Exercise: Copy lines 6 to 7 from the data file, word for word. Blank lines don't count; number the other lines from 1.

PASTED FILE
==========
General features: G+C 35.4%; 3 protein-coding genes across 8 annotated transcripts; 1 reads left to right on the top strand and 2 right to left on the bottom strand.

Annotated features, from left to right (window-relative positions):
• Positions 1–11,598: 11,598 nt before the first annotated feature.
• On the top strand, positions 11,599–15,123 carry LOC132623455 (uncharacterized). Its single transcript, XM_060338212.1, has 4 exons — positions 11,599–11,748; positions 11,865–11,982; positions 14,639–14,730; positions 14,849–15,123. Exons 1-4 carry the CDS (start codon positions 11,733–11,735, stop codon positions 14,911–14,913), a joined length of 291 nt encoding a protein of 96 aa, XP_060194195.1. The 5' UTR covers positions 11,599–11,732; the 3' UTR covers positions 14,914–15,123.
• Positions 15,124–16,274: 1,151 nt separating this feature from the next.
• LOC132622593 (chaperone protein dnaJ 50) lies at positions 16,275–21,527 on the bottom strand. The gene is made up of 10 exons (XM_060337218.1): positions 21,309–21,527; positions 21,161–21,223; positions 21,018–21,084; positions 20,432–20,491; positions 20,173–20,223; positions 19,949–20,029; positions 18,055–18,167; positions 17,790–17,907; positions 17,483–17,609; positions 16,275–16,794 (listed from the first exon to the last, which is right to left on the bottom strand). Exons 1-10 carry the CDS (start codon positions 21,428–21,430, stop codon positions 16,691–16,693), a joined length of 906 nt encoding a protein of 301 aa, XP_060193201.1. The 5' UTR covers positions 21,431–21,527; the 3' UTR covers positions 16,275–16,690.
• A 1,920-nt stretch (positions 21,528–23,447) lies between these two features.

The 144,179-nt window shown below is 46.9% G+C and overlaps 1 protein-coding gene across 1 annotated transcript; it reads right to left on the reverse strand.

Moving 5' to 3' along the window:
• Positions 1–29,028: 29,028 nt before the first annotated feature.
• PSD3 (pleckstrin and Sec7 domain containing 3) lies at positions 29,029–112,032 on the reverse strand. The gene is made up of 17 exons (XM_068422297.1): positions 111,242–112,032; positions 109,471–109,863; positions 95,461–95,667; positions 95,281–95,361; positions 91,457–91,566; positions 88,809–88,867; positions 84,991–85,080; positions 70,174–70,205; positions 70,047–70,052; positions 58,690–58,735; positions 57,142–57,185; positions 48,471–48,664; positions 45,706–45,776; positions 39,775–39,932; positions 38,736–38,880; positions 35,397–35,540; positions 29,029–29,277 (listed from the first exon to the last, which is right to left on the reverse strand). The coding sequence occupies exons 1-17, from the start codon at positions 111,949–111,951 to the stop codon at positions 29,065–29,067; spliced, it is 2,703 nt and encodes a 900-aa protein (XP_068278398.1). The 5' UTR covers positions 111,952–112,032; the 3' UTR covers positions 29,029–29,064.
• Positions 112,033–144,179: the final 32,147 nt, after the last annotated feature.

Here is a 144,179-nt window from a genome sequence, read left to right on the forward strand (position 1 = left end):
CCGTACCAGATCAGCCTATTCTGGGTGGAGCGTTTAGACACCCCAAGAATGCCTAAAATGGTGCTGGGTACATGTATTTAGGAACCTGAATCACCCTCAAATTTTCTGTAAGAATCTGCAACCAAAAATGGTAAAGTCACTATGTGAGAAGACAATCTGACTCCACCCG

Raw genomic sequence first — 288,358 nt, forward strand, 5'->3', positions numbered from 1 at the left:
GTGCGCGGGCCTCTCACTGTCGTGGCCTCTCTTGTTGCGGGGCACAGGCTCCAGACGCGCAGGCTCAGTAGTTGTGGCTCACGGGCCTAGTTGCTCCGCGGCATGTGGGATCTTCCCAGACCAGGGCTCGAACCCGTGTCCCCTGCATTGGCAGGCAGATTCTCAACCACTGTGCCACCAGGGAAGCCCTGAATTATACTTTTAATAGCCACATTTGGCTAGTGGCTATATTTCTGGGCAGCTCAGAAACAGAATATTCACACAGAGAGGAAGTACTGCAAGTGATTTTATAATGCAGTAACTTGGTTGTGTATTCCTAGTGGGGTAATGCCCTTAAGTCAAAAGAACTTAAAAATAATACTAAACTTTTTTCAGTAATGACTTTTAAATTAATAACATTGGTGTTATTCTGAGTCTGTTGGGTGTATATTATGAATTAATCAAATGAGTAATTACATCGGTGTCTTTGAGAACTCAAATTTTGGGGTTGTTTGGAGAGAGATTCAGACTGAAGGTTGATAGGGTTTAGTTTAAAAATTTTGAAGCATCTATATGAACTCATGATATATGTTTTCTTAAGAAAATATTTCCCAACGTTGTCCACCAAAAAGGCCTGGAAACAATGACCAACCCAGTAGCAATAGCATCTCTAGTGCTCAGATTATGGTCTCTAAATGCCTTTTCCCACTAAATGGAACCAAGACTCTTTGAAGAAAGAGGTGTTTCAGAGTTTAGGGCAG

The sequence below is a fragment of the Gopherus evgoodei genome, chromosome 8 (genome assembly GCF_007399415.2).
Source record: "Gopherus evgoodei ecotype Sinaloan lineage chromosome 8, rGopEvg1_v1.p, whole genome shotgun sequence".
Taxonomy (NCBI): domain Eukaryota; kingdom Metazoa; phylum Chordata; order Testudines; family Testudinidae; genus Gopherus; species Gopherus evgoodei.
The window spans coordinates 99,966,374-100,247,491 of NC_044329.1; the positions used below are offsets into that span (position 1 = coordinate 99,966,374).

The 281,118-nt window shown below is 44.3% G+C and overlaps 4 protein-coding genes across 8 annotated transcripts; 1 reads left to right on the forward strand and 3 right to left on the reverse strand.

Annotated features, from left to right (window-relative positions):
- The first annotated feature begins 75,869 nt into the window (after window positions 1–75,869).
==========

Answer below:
• LOC132622593 (chaperone protein dnaJ 50) lies at positions 16,275–21,527 on the bottom strand. The gene is made up of 10 exons (XM_060337218.1): positions 21,309–21,527; positions 21,161–21,223; positions 21,018–21,084; positions 20,432–20,491; positions 20,173–20,223; positions 19,949–20,029; positions 18,055–18,167; positions 17,790–17,907; positions 17,483–17,609; positions 16,275–16,794 (listed from the first exon to the last, which is right to left on the bottom strand). Exons 1-10 carry the CDS (start codon positions 21,428–21,430, stop codon positions 16,691–16,693), a joined length of 906 nt encoding a protein of 301 aa, XP_060193201.1. The 5' UTR covers positions 21,431–21,527; the 3' UTR covers positions 16,275–16,690.
• A 1,920-nt stretch (positions 21,528–23,447) lies between these two features.